Wednesday, 30 October 2013

Handmade Halloween

Ariel's food sensitivities mean she can't eat store bought candy.

So what to do when Halloween rolls around? Obviously, there's no point Trick Or Treating. But Halloween is her favourite holiday. She loves the spooky, dress up season even more than (gasp) Christmas. Could I allow her fun to be diminished just because she can't participate in the big candy gobble? 

No way.

Halloween's not about candy anyway. Okay, well, maybe it is mostly about candy. But leave out the bother of tromping around the neighbourhood lugging heavy bags full of belly-ache inducing sweets, and suddenly the whole evening opens up, full of possibilities for Halloween fun we normally don't have time for. 

So instead of Trick Or Treating this year, we're staying home to party. The kids and I are more excited about Halloween than ever before. We won't have to rush through dinner, we won't have to drag Graham's tired little legs through the dark, cold night, and we won't have to miss out on greeting all the kids that come to our door. Instead, we'll crank our spooky tunes, turn on the orange and purple lights, don our costumes, and just enjoy the magic of the night.

Will there be candy? Of course. Thanks mainly to recipes printed in the October/November issue of MaryJanes Farm Magazine, we made candy corns, coconut-almond chocolates, caramel toffee, and black cherry gum drops.

And, of course, pumpkin pie. 

I made everything myself, so I know every ingredient. We'll feast on them all evening knowing that, as candies go, they're not so bad for us. And making them together created lasting memories, too. 

If there's time, I may even make another cake like this seasonal one that I made for my sister's fall birthday:

What about the kids who come to our door? Well, no, they won't get candy. The days of being able to hand out homemade treats disappeared during my childhood. Instead, we've got a big bowl full of handmade hair barrettes, ties, wrist cuffs and brooch pins:

Plus a selection of fun goodies that should appeal to kids of all ages, boys or girls: 

So tell me: 

Who's coming to Trick Or Treat at my house? 

Happy Halloween!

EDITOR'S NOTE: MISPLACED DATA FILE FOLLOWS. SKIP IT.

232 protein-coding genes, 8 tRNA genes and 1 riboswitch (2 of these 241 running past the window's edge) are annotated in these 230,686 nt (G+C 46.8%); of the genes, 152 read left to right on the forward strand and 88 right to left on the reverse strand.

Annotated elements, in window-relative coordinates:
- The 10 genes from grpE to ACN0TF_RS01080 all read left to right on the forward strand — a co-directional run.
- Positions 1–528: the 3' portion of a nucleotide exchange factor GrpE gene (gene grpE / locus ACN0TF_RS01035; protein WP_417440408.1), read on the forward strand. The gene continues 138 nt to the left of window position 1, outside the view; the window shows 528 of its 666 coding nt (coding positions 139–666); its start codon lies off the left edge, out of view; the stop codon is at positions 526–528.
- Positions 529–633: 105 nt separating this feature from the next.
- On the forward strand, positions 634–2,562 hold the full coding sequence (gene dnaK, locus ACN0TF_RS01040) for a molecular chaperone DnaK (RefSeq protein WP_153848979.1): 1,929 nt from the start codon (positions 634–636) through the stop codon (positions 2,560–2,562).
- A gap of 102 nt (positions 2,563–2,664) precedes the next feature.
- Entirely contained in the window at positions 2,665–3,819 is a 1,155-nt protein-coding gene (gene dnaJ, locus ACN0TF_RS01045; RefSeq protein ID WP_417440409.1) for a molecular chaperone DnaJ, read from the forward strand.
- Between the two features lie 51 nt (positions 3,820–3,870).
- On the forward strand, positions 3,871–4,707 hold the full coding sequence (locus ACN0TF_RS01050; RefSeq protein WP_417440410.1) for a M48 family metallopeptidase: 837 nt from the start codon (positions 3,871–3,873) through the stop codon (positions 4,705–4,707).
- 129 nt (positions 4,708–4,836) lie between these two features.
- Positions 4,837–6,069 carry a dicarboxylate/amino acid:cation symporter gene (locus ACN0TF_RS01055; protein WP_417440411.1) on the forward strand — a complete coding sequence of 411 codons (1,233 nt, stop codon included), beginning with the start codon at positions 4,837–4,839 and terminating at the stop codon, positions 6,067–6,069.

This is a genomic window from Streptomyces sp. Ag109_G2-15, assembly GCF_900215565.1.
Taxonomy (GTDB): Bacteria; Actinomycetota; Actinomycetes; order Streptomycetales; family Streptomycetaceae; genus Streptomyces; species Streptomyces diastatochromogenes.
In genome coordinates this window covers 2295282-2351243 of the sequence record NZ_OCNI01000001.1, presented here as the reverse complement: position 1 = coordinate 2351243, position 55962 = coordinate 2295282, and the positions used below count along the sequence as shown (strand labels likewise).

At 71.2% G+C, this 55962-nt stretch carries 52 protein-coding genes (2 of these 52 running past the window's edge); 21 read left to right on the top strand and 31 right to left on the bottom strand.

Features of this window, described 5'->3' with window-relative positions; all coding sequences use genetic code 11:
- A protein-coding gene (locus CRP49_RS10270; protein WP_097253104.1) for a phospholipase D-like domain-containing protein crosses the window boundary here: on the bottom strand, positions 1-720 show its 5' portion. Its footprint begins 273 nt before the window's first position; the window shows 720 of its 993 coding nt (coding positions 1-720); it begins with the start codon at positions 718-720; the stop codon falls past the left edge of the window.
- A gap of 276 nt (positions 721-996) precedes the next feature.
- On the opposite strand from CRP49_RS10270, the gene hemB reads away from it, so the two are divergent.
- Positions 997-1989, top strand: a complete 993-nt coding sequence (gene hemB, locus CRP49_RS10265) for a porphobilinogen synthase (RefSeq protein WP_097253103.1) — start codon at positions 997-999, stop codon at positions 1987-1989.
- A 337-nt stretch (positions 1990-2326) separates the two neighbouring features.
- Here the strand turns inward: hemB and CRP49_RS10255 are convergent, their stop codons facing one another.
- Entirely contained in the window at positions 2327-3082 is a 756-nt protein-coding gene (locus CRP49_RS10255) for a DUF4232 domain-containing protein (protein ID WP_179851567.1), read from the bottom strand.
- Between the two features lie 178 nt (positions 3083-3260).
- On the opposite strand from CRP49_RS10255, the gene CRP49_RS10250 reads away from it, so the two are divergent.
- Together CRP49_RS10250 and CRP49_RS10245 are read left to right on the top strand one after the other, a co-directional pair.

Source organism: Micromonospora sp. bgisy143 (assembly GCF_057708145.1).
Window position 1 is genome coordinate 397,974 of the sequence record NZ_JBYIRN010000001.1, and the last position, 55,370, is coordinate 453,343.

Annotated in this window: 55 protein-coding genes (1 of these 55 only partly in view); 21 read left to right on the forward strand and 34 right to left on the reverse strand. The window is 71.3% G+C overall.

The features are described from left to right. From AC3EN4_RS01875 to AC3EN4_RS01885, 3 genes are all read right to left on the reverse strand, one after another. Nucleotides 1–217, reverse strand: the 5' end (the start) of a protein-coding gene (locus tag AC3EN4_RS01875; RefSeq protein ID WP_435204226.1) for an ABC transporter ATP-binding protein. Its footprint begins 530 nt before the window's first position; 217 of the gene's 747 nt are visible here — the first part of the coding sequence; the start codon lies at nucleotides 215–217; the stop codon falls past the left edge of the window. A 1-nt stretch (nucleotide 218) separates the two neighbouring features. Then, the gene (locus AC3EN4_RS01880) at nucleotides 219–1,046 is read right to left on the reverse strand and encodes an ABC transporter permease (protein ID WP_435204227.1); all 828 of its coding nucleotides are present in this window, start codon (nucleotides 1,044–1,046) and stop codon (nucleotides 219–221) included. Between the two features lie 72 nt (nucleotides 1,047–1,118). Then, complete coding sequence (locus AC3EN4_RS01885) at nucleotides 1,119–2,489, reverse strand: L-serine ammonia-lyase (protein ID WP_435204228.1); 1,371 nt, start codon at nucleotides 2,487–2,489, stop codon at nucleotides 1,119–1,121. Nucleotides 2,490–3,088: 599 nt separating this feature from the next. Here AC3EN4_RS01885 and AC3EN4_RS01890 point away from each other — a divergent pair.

1. It sounds like you will have the best Holiday ever. Thanks for being creative and making it special. I enjoyed your post.

    1. Thanks so much! I'll be sure to post the results of all the hard work. :) So glad you enjoyed the post.

  2. Just found out my son has food allergies, but I was inspired by your blog post. Next year I hope to be more like your family and switch candy for other goodies, and make my own! Hope to see some recipes fm you!

    1. Sorry to hear it, Dawn, although for our family, Ariel's food sensitivities are the best thing that's ever happened to our family, health wise. We eat so well now! It's a challenge re-learning how to cook with new ingredients, but for me it's been fun at the same time. I'll be sure to post more recipes. What is your son allergic to? Maybe I can post some ones just for him.
      Take care,

  3. I loved your treat ideas. You are adjusting well! Dietary challenges are difficult! Several of our family members have ciliac disease. We have to be very careful about having everything extremely clean in the kitchen to prevent cross contamination. There are a lot of foods available now that are gluten free. So things are getting easier.

    1. I can only imagine what it would have been like for Celiacs a decade ago. Choice was limited, and people had no knowledge of the disease, so restaurants weren't savvy. These days, I think people are more aware of food allergies and sensitivities in general. There's a lot of support out there!

  4. Hi Adrienne! Happy New Year!

  5. Happy New Year to you too Lynne! Shame on me for not posting on here since I added the recipes in November. I will remedy that soon!
    Take care!